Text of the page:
"That goes on in defence anyway, to make sure that the courts know what [defendants] have done. In technical terms, [the Wonderland Club] were clever at concealing their presence.
"At first, the NCS was apprehensive about me seeing the material, but in the end it worked out quite well, and the squad was not obstructive."
One of the Wonderland suspects was later linked to investigations in Operation Ore – a crackdown on paedophiles linked to creditcard transactions on a child porn website site called Landslide.
"One of the defendants had taken video pictures of himself raping his seven-year-old stepdaughter," recalls Sommer. "He divided them up into stills and put them on one of the websites that was at the heart of the Operation Ore investigations. The people who were running this were tried in Texas. But in Texas, you can only get a conviction if you can prove that this is a real child whose identity is known. A UK police officer had to go over to Texas and say: 'I know who this child is,' and that's what convicted him."
Earlier this year, the All Party Internet Group (APIG) asked Sommer for his advice on reforming the Computer Misuse Act (1990). As a lobbyist for the law in 1990, he was already familiar with the issues, and pushed for harsher sentencing and more power for the police.
In its report, APIG followed his guidance closely. But Sommer still thinks that the police are struggling to tackle cybercrime because the public are more worried about local crime.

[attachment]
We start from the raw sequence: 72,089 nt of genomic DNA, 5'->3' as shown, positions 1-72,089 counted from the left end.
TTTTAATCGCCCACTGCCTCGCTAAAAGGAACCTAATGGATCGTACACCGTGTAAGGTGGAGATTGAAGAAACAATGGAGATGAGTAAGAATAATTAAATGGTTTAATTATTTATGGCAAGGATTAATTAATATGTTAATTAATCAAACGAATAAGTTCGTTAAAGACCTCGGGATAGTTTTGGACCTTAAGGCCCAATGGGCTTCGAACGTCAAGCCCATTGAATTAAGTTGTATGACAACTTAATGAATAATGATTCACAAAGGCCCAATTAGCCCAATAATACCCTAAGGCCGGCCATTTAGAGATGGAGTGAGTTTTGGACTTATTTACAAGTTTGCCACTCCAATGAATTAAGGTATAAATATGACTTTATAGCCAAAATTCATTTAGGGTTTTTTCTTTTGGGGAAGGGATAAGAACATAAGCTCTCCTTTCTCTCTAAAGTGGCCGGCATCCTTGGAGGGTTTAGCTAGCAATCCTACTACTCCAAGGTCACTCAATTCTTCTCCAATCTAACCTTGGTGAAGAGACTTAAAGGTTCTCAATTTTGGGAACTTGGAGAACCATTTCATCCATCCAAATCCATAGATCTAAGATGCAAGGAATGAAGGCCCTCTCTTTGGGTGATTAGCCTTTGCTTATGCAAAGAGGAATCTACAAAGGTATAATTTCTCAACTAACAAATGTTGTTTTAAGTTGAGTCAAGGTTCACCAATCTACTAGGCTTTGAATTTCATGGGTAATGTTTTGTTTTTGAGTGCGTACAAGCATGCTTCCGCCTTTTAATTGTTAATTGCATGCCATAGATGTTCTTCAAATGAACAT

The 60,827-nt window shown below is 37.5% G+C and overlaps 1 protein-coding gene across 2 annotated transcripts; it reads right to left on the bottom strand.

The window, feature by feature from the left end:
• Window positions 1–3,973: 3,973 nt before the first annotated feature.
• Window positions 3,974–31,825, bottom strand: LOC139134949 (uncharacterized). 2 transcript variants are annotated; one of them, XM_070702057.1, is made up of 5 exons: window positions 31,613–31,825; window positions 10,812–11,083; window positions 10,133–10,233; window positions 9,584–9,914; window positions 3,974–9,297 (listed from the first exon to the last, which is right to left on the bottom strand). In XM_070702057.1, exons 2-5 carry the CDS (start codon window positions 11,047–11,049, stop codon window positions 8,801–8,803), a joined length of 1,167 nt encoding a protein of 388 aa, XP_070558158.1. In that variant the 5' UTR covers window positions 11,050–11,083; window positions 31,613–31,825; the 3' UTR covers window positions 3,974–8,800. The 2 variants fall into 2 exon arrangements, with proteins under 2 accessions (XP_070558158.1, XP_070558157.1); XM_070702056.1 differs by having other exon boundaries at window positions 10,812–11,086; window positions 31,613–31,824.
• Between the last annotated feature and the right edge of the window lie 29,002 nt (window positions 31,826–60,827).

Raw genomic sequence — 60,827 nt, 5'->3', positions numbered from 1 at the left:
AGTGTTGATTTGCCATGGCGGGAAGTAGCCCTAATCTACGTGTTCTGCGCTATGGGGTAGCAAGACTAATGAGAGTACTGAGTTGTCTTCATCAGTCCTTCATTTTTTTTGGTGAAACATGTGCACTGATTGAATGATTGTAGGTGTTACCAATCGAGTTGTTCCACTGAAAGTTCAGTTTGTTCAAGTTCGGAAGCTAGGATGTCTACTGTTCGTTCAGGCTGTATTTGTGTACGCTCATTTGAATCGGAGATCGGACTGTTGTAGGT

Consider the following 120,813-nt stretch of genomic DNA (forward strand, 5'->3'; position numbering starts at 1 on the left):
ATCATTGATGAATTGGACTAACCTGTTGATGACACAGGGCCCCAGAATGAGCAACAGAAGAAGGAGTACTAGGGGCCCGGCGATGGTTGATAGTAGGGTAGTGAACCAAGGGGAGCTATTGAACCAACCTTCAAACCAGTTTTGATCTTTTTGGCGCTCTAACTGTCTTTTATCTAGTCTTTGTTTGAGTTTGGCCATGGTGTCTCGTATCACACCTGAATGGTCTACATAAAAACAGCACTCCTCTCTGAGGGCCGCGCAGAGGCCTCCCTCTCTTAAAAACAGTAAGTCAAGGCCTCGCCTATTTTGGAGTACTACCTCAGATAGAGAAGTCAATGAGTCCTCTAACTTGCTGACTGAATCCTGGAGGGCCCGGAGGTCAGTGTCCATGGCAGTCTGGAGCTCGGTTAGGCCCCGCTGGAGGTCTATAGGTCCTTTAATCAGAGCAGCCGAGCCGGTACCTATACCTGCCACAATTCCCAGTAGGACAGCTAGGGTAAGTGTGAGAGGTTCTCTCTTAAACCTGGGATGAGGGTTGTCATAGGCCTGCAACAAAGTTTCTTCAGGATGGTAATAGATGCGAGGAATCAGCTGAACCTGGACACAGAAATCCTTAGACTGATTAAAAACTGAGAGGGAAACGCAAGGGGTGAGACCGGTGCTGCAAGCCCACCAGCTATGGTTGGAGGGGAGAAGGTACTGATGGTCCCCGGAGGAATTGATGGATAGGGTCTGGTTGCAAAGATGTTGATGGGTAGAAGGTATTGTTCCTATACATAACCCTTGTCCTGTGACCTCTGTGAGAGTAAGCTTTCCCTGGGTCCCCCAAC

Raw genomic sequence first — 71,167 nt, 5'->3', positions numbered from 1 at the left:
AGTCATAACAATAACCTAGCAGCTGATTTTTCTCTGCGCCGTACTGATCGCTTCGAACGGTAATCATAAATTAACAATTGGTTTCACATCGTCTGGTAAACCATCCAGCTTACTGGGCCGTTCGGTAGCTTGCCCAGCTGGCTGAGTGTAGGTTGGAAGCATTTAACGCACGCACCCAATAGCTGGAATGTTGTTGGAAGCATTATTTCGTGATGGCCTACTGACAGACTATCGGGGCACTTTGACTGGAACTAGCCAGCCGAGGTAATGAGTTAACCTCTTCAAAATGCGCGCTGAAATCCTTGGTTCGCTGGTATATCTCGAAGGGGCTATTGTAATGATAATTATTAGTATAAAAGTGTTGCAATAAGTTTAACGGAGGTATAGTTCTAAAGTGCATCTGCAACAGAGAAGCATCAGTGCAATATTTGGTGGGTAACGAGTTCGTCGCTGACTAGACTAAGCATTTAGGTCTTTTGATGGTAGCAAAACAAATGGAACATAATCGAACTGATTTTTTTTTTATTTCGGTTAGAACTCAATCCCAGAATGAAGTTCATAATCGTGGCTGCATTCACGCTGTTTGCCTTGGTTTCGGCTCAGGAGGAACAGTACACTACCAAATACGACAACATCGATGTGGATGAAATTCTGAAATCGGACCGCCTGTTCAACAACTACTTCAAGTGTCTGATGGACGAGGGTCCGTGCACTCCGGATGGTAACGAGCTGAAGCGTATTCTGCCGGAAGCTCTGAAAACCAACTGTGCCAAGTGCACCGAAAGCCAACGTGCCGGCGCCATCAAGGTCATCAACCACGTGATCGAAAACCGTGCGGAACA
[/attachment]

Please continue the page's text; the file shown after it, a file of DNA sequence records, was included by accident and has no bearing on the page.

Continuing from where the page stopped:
"One of the dangers is that people in the IT community think the funding for the fight against cybercrime is separate from the resources for fighting crime in general," he asserts.
"But, of course, it comes out of the same pool. If you were to give the public a list of things that they wanted the police to do more of, but taxes remained the same, almost all of the things that interest [SC] readers would be very low on that list of priorities.
"People are worried about yobs, street crime and terrorism," he says. "Where does cybercrime come in? Once you get away from the obvious paedophile stuff and spam, a lot of the other stuff is of very little interest."
Sommer says his security philosophy extends to SC readers. He feels that firms have to be more cautious and get used to using self-defence.
"You have to look after yourself," he explains. "It's no good expecting the police to do something. One needs to make a contribution, and IT workers are just not doing that. You have got to learn how to collect evidence properly. Beef up your security. The police are not going to go patrolling around your system – it's difficult enough patrolling the streets.
"Part of your security planning is to know how to collect evidence through backup," says Sommer. "The second is to have a routine for where the evidence might be, and knowing how to preserve it when there's been an incident. But that's not saying that everybody needs a forensic technician. You need a first-aider, you don't need a brain surgeon."
Sommer's CV is impressive, but it appears there are not enough hours in the day for him. While he is a forensics examiner at the Royal Military College of Science, he also advises the FSA on e-commerce and lectures at the London School of Economics. But he has yet to find the time to complete the PhD that he began back in 1994.
"My personal problem is trying to reach a balance," he says. "The trouble with academia is that it doesn't pay terribly well. The expert witness stuff does, but can be very demanding. How do you get that balance? I haven't worked that out yet."